Sharpshooter Rodney Hood dropped in 5-of-5 from long range, scoring 18 points in just 24 minutes of play. Gordon Hayward knocked down 3-of-5 from deep for a team-high 20 points. Overall, Utah outscored the Kings 39-6 from 3-point range.

Despite the rough start and the barrage of 3-point makes by the Jazz, Sacramento cut Utah’s lead to just two midway through the third quarter. And then the playoff bound Jazz dropped a 52-24 run on Sacramento to finish the night off.

Joerger allowed his core of young players plenty of time on the floor. Skal Labissiere played a team-high 33 minutes in the loss, coming away with nine points and seven rebounds.  

“I’m definitely learning a lot,” Labissiere said. “It’s the best way to learn to be out there against guys like that. Whenever I’m out there, I’m always learning something. I just try to give my best.”

Rookie Georgios Papagiannis added eight points and three rebounds in 20 minutes and Buddy Hield struggled for one of the few times in a Kings uniform, scoring just two points on 1-for-7 shooting.

It’s a process. With the playoff chatter over and done with, the Kings are bound to have a few more night’s like this in the final seven games of the season as they transition to a full youth movement.

 

How Warriors became better team right before the return of Kevin Durant

How Warriors became better team right before the return of Kevin Durant

When Kevin Durant returns, which could happen as soon as next week, the Warriors will be an appreciably better team than they were when he left.

Better because in Durant’s absence, veteran wing Andre Iguodala found the best of his game and fully regained his shooting confidence.

Better because David West, who spent the first two quarters of the season acclimating to his new teammates and the third on the injury list, has settled in and turned up his fire and production to a level that pleads for more playing time.

Better because Stephen Curry is dancing and Klay Thompson is cooking and Draymond Green is destroying opposing offenses.

Better because everybody on this team can sense the postseason and is making the mental adjustment, while knowing they’ll get an emotional bounce from Durant’s presence on the floor.

“Obviously, you hate to see KD go down; he’s going to be back soon,” Curry told reporters after a 110-98 win over the Spurs in San Antonio. “But we never really lost confidence in ourselves. There was no panic. We’ve just battled.”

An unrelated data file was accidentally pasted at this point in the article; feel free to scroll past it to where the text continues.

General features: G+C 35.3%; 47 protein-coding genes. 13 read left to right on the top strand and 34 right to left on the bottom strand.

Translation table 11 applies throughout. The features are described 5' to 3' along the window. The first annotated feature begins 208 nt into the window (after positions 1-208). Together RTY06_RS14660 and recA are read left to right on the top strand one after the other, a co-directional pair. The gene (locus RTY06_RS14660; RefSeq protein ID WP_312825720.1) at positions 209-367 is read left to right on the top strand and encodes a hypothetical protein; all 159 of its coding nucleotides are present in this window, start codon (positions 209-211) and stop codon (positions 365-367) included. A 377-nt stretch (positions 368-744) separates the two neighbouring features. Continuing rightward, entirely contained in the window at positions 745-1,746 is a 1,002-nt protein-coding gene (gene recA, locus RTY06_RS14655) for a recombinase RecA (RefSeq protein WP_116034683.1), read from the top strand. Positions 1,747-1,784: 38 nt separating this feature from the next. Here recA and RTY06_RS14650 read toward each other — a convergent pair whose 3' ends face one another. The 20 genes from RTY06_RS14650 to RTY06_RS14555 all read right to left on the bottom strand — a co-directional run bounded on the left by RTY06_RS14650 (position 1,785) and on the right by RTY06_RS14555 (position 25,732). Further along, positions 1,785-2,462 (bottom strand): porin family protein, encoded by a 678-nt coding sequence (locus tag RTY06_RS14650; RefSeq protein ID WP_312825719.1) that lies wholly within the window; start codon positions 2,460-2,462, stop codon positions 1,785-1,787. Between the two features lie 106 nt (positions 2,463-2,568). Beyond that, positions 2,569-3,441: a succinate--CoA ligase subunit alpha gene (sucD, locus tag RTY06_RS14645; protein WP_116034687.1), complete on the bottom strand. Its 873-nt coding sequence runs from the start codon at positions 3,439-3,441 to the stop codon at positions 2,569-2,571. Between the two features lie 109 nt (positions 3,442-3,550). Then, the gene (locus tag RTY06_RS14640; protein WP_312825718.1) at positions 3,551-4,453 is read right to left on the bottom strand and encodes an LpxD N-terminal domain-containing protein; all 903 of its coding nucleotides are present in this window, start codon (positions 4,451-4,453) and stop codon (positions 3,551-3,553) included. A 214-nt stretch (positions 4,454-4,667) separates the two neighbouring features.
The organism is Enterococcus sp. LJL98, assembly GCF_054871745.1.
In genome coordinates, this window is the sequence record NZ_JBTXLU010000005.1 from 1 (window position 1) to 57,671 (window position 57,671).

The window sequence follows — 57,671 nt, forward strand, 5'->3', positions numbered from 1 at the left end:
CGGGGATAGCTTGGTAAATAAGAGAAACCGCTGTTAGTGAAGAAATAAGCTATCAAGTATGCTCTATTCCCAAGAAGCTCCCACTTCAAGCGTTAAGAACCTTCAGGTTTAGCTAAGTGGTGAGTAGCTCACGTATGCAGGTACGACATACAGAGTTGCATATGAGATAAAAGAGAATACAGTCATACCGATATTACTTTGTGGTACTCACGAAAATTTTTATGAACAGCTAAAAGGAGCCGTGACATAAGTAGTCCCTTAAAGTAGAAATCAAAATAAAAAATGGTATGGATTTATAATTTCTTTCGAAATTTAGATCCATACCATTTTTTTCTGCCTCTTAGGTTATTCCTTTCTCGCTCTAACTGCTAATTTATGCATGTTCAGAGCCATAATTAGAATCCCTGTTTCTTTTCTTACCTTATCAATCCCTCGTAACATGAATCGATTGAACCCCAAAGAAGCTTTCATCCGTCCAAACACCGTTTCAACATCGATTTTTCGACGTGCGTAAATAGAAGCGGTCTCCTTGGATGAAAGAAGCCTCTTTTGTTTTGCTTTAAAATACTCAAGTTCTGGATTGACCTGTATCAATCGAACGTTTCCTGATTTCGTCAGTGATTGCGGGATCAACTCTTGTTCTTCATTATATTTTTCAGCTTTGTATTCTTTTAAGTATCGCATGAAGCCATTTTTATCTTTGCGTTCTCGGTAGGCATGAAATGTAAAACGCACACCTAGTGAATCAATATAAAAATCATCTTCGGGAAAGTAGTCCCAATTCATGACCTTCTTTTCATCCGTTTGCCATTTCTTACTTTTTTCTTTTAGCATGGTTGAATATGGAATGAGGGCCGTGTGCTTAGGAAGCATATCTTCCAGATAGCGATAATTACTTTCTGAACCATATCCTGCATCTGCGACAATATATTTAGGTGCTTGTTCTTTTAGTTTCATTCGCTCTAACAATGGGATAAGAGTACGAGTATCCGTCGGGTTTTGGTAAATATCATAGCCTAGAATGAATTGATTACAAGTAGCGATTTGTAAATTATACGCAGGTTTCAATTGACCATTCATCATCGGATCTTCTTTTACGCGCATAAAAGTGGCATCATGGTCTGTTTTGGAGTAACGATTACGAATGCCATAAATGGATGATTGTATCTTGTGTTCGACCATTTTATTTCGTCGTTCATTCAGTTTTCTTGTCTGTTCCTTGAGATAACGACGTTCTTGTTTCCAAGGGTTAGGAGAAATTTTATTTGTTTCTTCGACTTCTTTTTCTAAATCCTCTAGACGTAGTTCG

Consider that the Warriors, who own the best record in the NBA, are coming off two nights during which they also proved to be the best team. Going into Houston and San Antonio on successive nights, they extended their seven-game win streak to nine, the longest active streak at a time when all playoff teams wish to peak.

By wiping out a 22-point deficit to a Spurs team that simply doesn’t allow that but did anyway even with Green completely off his offensive game.

And this was done with Durant observing and cheering from the bench in street clothes while also learning more about his teammates and appreciating what they’ve been able to accomplish.

Most notably, as a team, what they’ve done on defense. After recovering from the body blow that was losing Durant, losing five of seven in the process, the Warriors have pulled off a dazzling stretch during which they’ve taken apart all comers.

Prior to holding the Spurs to 41 percent from the field, the Warriors limited the explosive Rockets to 38.8 percent, the Grizzlies to 44.7 (34.8 in the decisive second half), the Kings to 48.2, the Mavericks to 35.9, the Thunder to 42.5, the Bucks to 40.4, the Magic to 37.2 and the 76ers to 43.8.

“We play a finesse style . . . but when we’re at our best, you talk about our defense,” Curry said. “It’s about having each other’s back, trying to do little things, physically, to keep teams out of the paint and off the glass.”

What has happened is most everybody in the playing rotation has grown in the absence of Durant. And while some had to if the Warriors were to withstand his loss, that they managed to do so is significant. The evidence is visible and palpable, never more than late Wednesday night.

“We have what it takes to win all sorts of ways,” Curry said. “Whether you’re down 15 and can’t figure out what’s going on in the first quarter, or you put together a beautiful performance for 48 minutes, it doesn’t matter. Night in and night out, you’ve just got to be ready to play."

At no point this season have the Warriors had reason to feel as good as they do returning home to Oracle Arena, where they will play six of their final seven games. Winning five more games gives them the No. 1 overall seed, regardless of what the Spurs do.

They’re on top of their game and they’re a few games away from adding the man who was their best player through the first 60 games.

By all appearances and insinuations, Durant will be back for the final two or three games of the regular season. That beats any trade-deadline deal eight days a week.